The 2011 Arizona AIMS (Arizona Instrument to Measure Standards) test scores were recently released. It is important that Tucsonans be aware of a little-know fact in the results regarding the drastic contrast between the general population of Tucson Unified School District (TUSD) high school students and those students in the district who are enrolled for at least two credits in career and technical education (CTE).
Similar differences also can be found in many other school districts across Arizona.
Data from the Arizona Department of Education show the strong performance of TUSD CTE concentrators (students completing at least two CTE credits) on the Spring 2011 AIMS assessment, with 87.46 percent of them meeting or exceeding the pass score for AIMS math compared to 41.6 percent of the general high school population in TUSD.
In the AIMS writing test, CTE concentrators in TUSD had a pass/exceed rate of 95.51 percent versus 55.3 percent for the district's general high school population.
In reading, TUSD CTE students had a pass/exceed rate of 95.43 percent versus 65.8 percent for the district's general high school population.
The differences in these scores continues to reinforce the fact that a CTE education offering relevancy and contextual learning helps students perform academically.
Today's Career and Technical Education programs are vastly different in philosophy from the Vocational Education programs of the 1960s and 1970s. The programs now include college preparatory focus areas such as engineering and bioscience, nursing and business administration, in addition to automotive technology programs that offer training in state-of-the-art computerized mechanical analysis.
These programs provide the high-engagement learning that is key to keeping students in school. Many of the programs offer students articulated or dual community college credit and/or industry certificates and credentials.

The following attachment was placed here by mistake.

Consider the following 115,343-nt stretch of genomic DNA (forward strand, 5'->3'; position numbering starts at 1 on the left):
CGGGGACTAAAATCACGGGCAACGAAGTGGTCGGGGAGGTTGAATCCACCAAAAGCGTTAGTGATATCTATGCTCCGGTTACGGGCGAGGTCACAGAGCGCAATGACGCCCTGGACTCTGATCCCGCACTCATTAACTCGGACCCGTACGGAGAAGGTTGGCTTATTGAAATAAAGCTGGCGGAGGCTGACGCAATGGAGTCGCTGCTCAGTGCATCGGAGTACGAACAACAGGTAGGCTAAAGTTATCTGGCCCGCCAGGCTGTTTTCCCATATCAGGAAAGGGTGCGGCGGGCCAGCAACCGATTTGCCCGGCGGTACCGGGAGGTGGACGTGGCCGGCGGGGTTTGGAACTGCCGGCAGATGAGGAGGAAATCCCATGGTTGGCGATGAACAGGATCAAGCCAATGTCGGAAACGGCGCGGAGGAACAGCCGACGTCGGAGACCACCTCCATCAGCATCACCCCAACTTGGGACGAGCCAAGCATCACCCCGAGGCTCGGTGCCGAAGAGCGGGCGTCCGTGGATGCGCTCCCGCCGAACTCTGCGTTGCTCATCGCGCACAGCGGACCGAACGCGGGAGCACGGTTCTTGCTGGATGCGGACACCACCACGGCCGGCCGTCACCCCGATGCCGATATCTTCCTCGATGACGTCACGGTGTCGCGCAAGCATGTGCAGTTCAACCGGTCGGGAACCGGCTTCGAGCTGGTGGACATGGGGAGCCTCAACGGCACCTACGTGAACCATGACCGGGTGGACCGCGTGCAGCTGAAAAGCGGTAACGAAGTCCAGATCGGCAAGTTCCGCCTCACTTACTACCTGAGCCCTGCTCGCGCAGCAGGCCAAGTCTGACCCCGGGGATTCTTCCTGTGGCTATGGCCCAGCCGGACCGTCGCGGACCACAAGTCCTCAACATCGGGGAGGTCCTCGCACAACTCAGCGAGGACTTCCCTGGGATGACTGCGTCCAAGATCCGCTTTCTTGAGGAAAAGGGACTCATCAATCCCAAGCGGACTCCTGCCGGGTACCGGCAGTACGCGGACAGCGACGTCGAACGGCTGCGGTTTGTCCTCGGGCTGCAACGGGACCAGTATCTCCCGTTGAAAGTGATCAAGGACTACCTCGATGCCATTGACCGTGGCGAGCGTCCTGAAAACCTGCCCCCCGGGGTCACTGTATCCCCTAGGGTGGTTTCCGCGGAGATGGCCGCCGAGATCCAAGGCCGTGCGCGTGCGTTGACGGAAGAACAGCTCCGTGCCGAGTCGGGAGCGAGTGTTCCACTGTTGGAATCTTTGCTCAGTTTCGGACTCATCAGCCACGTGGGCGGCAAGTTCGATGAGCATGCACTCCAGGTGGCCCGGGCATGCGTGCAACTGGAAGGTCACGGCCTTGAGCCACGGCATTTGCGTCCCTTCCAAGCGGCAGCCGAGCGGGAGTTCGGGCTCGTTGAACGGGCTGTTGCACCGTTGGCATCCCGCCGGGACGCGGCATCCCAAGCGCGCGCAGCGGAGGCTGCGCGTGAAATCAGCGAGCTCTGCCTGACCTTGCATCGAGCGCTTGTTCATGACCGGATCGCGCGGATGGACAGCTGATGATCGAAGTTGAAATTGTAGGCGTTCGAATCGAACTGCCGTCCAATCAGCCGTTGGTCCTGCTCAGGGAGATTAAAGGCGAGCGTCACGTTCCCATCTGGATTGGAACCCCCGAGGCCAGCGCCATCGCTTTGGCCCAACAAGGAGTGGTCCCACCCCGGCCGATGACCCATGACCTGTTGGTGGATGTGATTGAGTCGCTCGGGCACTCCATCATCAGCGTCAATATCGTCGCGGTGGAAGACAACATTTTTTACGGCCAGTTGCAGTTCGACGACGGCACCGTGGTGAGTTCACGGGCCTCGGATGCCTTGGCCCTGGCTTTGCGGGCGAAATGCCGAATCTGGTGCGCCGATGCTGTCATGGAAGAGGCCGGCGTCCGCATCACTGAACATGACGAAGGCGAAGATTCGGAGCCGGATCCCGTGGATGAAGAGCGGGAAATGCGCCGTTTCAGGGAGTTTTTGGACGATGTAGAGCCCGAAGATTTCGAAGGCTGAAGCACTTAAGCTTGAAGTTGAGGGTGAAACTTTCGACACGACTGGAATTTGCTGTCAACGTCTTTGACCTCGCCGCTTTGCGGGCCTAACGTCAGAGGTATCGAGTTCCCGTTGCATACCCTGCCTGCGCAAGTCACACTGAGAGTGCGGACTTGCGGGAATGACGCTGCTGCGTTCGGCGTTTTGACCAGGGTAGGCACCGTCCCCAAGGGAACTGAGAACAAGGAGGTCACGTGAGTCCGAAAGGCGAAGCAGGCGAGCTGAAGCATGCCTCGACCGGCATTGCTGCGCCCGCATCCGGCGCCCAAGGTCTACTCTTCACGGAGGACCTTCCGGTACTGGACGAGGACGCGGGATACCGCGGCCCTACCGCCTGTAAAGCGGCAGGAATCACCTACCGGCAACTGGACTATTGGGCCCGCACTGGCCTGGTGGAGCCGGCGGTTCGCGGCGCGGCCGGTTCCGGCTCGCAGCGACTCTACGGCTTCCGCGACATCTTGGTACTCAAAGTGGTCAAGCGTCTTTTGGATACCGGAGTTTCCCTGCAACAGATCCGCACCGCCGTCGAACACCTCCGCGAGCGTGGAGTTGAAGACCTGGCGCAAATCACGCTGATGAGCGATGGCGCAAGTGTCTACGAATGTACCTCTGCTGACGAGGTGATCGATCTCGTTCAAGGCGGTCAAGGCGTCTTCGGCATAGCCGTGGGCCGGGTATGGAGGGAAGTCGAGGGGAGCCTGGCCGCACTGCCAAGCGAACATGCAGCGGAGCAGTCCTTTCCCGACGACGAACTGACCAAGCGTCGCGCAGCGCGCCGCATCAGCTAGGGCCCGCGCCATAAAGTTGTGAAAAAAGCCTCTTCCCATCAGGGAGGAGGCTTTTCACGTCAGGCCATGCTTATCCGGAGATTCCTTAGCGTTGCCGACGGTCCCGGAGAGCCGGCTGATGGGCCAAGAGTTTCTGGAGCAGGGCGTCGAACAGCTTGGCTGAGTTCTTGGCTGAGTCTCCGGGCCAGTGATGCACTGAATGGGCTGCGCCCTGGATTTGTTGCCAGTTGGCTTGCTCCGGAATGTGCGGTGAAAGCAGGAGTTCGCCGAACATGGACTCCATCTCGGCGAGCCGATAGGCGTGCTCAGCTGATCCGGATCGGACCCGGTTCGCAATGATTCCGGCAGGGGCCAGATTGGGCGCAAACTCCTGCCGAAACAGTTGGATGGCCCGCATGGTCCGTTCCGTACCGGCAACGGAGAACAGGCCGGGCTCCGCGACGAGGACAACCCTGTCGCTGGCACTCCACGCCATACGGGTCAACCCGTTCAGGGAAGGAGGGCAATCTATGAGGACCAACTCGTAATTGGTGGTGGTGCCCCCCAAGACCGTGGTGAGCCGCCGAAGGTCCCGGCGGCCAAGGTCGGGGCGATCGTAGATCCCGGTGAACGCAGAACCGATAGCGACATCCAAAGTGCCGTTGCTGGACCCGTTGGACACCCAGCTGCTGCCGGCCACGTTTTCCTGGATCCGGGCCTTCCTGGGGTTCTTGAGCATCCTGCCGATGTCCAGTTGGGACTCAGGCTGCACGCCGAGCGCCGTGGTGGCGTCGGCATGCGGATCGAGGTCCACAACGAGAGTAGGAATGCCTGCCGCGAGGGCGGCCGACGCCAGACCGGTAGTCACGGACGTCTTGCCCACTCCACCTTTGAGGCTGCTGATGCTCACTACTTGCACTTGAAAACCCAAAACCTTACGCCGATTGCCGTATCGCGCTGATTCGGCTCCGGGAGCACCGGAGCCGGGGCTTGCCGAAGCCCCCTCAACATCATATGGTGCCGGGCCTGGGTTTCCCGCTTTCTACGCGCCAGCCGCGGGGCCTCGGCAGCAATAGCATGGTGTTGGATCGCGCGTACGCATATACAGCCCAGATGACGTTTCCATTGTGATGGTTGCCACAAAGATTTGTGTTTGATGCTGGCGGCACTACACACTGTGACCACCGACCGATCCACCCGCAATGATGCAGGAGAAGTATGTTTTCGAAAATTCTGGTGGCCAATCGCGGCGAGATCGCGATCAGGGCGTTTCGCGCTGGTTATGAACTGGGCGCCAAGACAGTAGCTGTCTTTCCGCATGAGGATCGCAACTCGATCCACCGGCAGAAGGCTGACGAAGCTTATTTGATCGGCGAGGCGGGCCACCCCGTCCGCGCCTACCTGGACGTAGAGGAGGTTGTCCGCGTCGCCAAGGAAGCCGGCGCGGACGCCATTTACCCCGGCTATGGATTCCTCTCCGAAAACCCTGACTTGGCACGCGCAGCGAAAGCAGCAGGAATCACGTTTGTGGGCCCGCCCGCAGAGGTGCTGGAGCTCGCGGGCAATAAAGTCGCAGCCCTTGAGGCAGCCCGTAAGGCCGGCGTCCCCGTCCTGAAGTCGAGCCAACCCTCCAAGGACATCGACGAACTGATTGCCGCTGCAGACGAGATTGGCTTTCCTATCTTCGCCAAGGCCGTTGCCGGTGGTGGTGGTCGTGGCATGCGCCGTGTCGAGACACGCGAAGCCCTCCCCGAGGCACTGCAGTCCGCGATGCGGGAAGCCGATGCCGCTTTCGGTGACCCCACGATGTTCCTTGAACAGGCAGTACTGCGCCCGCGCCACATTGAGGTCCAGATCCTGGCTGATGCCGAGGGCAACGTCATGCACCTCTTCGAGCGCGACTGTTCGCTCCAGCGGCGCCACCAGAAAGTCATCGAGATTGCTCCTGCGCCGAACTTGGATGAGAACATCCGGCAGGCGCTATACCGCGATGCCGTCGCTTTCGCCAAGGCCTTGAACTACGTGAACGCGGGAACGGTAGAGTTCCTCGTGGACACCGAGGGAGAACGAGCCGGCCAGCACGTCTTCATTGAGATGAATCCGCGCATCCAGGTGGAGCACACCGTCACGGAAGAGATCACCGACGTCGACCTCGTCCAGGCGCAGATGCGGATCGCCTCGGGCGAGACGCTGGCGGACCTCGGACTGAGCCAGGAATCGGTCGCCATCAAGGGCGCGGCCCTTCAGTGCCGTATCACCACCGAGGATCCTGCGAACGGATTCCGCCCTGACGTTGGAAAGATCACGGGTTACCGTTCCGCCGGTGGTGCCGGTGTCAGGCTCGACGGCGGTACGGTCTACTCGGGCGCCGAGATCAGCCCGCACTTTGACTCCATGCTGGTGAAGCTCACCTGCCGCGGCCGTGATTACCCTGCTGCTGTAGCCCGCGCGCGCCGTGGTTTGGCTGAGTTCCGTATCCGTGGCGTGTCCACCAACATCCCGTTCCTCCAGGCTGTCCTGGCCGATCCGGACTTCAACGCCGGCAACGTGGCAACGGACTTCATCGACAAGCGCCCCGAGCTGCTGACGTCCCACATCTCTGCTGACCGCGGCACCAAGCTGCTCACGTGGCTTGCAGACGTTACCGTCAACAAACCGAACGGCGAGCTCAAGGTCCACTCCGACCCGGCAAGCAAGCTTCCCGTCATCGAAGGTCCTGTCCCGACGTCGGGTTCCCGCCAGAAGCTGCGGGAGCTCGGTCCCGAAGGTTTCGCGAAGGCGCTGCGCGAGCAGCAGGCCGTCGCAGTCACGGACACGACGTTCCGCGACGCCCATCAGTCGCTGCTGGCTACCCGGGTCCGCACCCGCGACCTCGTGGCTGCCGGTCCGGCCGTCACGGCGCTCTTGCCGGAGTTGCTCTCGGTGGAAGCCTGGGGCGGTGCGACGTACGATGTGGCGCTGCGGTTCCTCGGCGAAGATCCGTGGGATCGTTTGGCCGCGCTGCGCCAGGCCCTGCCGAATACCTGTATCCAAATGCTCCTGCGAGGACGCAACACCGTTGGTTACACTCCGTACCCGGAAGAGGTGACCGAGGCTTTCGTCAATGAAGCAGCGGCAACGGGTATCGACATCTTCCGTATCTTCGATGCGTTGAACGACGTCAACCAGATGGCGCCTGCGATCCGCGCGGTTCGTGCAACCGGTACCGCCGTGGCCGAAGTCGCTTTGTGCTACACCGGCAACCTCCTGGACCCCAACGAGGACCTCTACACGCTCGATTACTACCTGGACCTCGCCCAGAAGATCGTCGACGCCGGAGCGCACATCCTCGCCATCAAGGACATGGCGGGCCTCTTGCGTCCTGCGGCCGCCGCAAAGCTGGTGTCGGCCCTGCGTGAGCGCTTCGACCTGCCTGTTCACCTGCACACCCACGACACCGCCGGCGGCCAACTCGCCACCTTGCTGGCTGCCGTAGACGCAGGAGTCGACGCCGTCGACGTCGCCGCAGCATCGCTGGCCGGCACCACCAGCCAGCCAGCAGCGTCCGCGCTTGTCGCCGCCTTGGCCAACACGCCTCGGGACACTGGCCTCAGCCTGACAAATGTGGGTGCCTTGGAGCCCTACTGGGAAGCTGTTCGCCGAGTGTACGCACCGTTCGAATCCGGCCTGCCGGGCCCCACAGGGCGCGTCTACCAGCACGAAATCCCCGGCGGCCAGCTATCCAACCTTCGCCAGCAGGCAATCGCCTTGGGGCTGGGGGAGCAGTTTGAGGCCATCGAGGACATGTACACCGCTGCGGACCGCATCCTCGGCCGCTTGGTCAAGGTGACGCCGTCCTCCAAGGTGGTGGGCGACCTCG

Arizona Department of Education data this year shows a 99.29 percent graduation rate for TUSD CTE concentrators. This proves these programs are keeping more kids in school and helping them graduate successfully.
There is a growing shortage of workers in high-wage and high-technical skill professions (two years or more of post-secondary training). Plus, there is a national debate regarding budget cuts and the value of CTE/vocational education versus a more traditional college prep education.
These focus areas do not have to be mutually exclusive as even the most academically gifted scholars can benefit from an engaging applied approach to learning such as that offered by a career and technical education program.
Today's CTE programs are more rigorous and focus on the need for preparing students for post-secondary education success. With solid AIMS scores and passion for their programs-of-study, these TUSD CTE concentrators are well on their way to successful careers.
Contact Kathy Prather, director of career and technical education in TUSD, at Kathy.Prather@tusd1.org or (520) 225-4652.